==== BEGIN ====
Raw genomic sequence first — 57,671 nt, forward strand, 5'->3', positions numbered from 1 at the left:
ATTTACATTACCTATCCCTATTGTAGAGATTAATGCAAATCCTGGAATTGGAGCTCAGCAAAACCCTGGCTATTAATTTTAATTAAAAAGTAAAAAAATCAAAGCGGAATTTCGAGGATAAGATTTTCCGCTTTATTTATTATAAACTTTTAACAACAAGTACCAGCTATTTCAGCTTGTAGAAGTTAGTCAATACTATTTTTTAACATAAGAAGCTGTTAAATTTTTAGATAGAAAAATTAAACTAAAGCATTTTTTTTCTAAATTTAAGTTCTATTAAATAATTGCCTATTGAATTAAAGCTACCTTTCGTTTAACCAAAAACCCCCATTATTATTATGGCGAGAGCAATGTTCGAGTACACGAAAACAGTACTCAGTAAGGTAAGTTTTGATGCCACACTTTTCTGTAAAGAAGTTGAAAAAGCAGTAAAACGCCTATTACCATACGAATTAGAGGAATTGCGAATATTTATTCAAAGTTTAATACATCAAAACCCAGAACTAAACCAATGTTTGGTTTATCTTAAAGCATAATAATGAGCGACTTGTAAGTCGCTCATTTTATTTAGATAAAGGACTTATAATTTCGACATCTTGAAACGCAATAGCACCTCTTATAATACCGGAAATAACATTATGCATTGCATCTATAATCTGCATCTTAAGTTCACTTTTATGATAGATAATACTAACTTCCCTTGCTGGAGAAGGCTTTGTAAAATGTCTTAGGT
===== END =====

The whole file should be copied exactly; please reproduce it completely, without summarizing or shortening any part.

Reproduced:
Raw genomic sequence first — 57,671 nt, forward strand, 5'->3', positions numbered from 1 at the left:
ATTTACATTACCTATCCCTATTGTAGAGATTAATGCAAATCCTGGAATTGGAGCTCAGCAAAACCCTGGCTATTAATTTTAATTAAAAAGTAAAAAAATCAAAGCGGAATTTCGAGGATAAGATTTTCCGCTTTATTTATTATAAACTTTTAACAACAAGTACCAGCTATTTCAGCTTGTAGAAGTTAGTCAATACTATTTTTTAACATAAGAAGCTGTTAAATTTTTAGATAGAAAAATTAAACTAAAGCATTTTTTTTCTAAATTTAAGTTCTATTAAATAATTGCCTATTGAATTAAAGCTACCTTTCGTTTAACCAAAAACCCCCATTATTATTATGGCGAGAGCAATGTTCGAGTACACGAAAACAGTACTCAGTAAGGTAAGTTTTGATGCCACACTTTTCTGTAAAGAAGTTGAAAAAGCAGTAAAACGCCTATTACCATACGAATTAGAGGAATTGCGAATATTTATTCAAAGTTTAATACATCAAAACCCAGAACTAAACCAATGTTTGGTTTATCTTAAAGCATAATAATGAGCGACTTGTAAGTCGCTCATTTTATTTAGATAAAGGACTTATAATTTCGACATCTTGAAACGCAATAGCACCTCTTATAATACCGGAAATAACATTATGCATTGCATCTATAATCTGCATCTTAAGTTCACTTTTATGATAGATAATACTAACTTCCCTTGCTGGAGAAGGCTTTGTAAAATGTCTTAGGT